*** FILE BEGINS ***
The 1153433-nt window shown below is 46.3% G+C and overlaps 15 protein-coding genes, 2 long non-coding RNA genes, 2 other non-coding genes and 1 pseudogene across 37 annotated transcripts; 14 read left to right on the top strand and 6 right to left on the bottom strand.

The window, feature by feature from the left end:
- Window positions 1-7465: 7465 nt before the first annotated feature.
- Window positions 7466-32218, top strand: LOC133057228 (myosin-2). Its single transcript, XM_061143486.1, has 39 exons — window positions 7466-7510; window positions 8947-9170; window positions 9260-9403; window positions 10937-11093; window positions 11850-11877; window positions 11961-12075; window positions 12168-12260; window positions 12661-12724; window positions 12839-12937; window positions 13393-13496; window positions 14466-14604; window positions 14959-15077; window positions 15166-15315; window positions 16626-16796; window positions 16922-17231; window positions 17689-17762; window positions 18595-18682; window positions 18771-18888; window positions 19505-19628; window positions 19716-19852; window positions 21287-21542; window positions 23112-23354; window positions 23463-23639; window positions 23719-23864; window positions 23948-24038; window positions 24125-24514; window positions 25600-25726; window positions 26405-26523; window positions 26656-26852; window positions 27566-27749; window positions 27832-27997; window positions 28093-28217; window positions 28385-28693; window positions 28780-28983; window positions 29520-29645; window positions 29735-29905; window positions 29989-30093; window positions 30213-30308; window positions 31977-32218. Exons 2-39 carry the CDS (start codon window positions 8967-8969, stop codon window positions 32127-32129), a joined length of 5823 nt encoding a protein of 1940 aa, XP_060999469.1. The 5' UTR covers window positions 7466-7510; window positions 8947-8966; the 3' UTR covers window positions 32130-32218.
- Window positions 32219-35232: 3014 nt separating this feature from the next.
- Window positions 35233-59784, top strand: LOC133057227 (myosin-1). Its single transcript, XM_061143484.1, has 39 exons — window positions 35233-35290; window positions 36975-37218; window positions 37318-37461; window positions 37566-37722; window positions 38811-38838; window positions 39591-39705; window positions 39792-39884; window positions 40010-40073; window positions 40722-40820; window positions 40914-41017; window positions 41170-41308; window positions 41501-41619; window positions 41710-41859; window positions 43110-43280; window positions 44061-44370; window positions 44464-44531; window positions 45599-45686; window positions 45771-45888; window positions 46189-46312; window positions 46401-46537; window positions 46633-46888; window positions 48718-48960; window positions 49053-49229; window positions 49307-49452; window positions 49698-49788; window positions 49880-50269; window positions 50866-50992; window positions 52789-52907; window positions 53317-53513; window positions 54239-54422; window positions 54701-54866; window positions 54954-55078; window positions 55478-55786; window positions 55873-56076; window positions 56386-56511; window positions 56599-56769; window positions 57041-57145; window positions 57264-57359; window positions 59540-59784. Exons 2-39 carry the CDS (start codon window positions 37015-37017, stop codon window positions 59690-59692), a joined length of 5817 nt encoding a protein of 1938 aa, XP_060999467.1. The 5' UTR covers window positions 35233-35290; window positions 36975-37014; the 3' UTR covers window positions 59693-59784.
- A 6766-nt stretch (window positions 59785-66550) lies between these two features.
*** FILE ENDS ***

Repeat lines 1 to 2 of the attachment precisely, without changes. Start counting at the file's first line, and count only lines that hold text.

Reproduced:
The 1153433-nt window shown below is 46.3% G+C and overlaps 15 protein-coding genes, 2 long non-coding RNA genes, 2 other non-coding genes and 1 pseudogene across 37 annotated transcripts; 14 read left to right on the top strand and 6 right to left on the bottom strand.

The window, feature by feature from the left end: